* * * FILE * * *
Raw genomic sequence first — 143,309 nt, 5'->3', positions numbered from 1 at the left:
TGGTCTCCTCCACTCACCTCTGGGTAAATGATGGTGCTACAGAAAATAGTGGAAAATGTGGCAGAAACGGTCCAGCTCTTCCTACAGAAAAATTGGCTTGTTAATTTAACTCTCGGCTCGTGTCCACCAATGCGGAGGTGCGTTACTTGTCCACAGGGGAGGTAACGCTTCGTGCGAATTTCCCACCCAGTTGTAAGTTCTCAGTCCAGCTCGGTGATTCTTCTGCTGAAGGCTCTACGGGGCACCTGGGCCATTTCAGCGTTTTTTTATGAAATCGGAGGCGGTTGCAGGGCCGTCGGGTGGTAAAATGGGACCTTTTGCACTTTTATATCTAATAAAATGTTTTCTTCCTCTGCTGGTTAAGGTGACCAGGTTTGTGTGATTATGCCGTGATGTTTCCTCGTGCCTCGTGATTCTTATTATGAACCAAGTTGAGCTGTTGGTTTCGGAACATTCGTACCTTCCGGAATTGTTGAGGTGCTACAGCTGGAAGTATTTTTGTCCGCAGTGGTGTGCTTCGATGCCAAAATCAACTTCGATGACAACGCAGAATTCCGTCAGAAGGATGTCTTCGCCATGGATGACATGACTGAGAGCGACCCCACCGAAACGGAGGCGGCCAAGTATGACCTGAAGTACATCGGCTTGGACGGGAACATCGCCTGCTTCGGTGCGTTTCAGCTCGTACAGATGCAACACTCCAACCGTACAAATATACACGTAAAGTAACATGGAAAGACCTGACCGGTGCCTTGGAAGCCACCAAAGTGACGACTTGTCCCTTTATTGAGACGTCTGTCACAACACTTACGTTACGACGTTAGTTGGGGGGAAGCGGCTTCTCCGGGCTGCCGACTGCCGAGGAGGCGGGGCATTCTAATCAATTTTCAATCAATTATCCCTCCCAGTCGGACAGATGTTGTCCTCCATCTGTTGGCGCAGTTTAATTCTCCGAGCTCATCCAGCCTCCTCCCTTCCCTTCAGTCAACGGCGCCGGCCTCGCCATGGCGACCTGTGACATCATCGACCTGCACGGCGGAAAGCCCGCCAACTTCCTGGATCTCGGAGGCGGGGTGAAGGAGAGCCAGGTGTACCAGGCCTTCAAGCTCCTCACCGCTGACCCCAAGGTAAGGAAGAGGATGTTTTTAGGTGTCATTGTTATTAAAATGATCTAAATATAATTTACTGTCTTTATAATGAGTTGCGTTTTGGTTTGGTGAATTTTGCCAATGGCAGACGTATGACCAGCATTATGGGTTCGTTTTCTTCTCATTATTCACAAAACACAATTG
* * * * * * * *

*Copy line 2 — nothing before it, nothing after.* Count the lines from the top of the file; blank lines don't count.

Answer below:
TGGTCTCCTCCACTCACCTCTGGGTAAATGATGGTGCTACAGAAAATAGTGGAAAATGTGGCAGAAACGGTCCAGCTCTTCCTACAGAAAAATTGGCTTGTTAATTTAACTCTCGGCTCGTGTCCACCAATGCGGAGGTGCGTTACTTGTCCACAGGGGAGGTAACGCTTCGTGCGAATTTCCCACCCAGTTGTAAGTTCTCAGTCCAGCTCGGTGATTCTTCTGCTGAAGGCTCTACGGGGCACCTGGGCCATTTCAGCGTTTTTTTATGAAATCGGAGGCGGTTGCAGGGCCGTCGGGTGGTAAAATGGGACCTTTTGCACTTTTATATCTAATAAAATGTTTTCTTCCTCTGCTGGTTAAGGTGACCAGGTTTGTGTGATTATGCCGTGATGTTTCCTCGTGCCTCGTGATTCTTATTATGAACCAAGTTGAGCTGTTGGTTTCGGAACATTCGTACCTTCCGGAATTGTTGAGGTGCTACAGCTGGAAGTATTTTTGTCCGCAGTGGTGTGCTTCGATGCCAAAATCAACTTCGATGACAACGCAGAATTCCGTCAGAAGGATGTCTTCGCCATGGATGACATGACTGAGAGCGACCCCACCGAAACGGAGGCGGCCAAGTATGACCTGAAGTACATCGGCTTGGACGGGAACATCGCCTGCTTCGGTGCGTTTCAGCTCGTACAGATGCAACACTCCAACCGTACAAATATACACGTAAAGTAACATGGAAAGACCTGACCGGTGCCTTGGAAGCCACCAAAGTGACGACTTGTCCCTTTATTGAGACGTCTGTCACAACACTTACGTTACGACGTTAGTTGGGGGGAAGCGGCTTCTCCGGGCTGCCGACTGCCGAGGAGGCGGGGCATTCTAATCAATTTTCAATCAATTATCCCTCCCAGTCGGACAGATGTTGTCCTCCATCTGTTGGCGCAGTTTAATTCTCCGAGCTCATCCAGCCTCCTCCCTTCCCTTCAGTCAACGGCGCCGGCCTCGCCATGGCGACCTGTGACATCATCGACCTGCACGGCGGAAAGCCCGCCAACTTCCTGGATCTCGGAGGCGGGGTGAAGGAGAGCCAGGTGTACCAGGCCTTCAAGCTCCTCACCGCTGACCCCAAGGTAAGGAAGAGGATGTTTTTAGGTGTCATTGTTATTAAAATGATCTAAATATAATTTACTGTCTTTATAATGAGTTGCGTTTTGGTTTGGTGAATTTTGCCAATGGCAGACGTATGACCAGCATTATGGGTTCGTTTTCTTCTCATTATTCACAAAACACAATTG